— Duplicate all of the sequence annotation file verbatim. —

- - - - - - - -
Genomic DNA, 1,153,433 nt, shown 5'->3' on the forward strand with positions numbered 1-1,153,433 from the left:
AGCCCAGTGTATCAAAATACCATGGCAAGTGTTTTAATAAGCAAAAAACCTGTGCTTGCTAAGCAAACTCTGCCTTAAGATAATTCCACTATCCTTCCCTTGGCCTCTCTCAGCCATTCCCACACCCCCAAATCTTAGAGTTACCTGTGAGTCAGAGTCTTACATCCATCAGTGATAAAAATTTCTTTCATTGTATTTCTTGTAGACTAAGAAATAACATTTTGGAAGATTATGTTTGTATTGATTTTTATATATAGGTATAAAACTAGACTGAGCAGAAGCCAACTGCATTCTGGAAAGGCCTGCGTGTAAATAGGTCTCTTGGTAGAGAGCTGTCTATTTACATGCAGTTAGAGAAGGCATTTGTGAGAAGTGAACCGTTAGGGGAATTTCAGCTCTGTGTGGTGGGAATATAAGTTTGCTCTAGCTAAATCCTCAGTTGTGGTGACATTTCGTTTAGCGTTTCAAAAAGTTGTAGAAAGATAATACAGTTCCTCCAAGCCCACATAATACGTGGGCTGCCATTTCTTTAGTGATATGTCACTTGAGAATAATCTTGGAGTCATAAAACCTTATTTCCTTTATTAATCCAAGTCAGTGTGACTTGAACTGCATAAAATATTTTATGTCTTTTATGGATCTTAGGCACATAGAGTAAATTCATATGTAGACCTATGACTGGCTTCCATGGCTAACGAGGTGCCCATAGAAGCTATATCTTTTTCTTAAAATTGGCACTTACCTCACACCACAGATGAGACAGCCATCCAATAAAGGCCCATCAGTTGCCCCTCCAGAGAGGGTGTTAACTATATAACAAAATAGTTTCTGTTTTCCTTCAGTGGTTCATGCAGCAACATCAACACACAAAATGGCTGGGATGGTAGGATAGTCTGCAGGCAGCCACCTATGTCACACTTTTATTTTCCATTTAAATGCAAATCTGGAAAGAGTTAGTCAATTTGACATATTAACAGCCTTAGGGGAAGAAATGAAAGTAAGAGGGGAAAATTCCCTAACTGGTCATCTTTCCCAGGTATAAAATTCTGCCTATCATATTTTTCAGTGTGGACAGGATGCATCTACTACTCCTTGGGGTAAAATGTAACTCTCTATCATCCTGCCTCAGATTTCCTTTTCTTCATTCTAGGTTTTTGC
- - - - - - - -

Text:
Genomic DNA, 1,153,433 nt, shown 5'->3' on the forward strand with positions numbered 1-1,153,433 from the left:
AGCCCAGTGTATCAAAATACCATGGCAAGTGTTTTAATAAGCAAAAAACCTGTGCTTGCTAAGCAAACTCTGCCTTAAGATAATTCCACTATCCTTCCCTTGGCCTCTCTCAGCCATTCCCACACCCCCAAATCTTAGAGTTACCTGTGAGTCAGAGTCTTACATCCATCAGTGATAAAAATTTCTTTCATTGTATTTCTTGTAGACTAAGAAATAACATTTTGGAAGATTATGTTTGTATTGATTTTTATATATAGGTATAAAACTAGACTGAGCAGAAGCCAACTGCATTCTGGAAAGGCCTGCGTGTAAATAGGTCTCTTGGTAGAGAGCTGTCTATTTACATGCAGTTAGAGAAGGCATTTGTGAGAAGTGAACCGTTAGGGGAATTTCAGCTCTGTGTGGTGGGAATATAAGTTTGCTCTAGCTAAATCCTCAGTTGTGGTGACATTTCGTTTAGCGTTTCAAAAAGTTGTAGAAAGATAATACAGTTCCTCCAAGCCCACATAATACGTGGGCTGCCATTTCTTTAGTGATATGTCACTTGAGAATAATCTTGGAGTCATAAAACCTTATTTCCTTTATTAATCCAAGTCAGTGTGACTTGAACTGCATAAAATATTTTATGTCTTTTATGGATCTTAGGCACATAGAGTAAATTCATATGTAGACCTATGACTGGCTTCCATGGCTAACGAGGTGCCCATAGAAGCTATATCTTTTTCTTAAAATTGGCACTTACCTCACACCACAGATGAGACAGCCATCCAATAAAGGCCCATCAGTTGCCCCTCCAGAGAGGGTGTTAACTATATAACAAAATAGTTTCTGTTTTCCTTCAGTGGTTCATGCAGCAACATCAACACACAAAATGGCTGGGATGGTAGGATAGTCTGCAGGCAGCCACCTATGTCACACTTTTATTTTCCATTTAAATGCAAATCTGGAAAGAGTTAGTCAATTTGACATATTAACAGCCTTAGGGGAAGAAATGAAAGTAAGAGGGGAAAATTCCCTAACTGGTCATCTTTCCCAGGTATAAAATTCTGCCTATCATATTTTTCAGTGTGGACAGGATGCATCTACTACTCCTTGGGGTAAAATGTAACTCTCTATCATCCTGCCTCAGATTTCCTTTTCTTCATTCTAGGTTTTTGC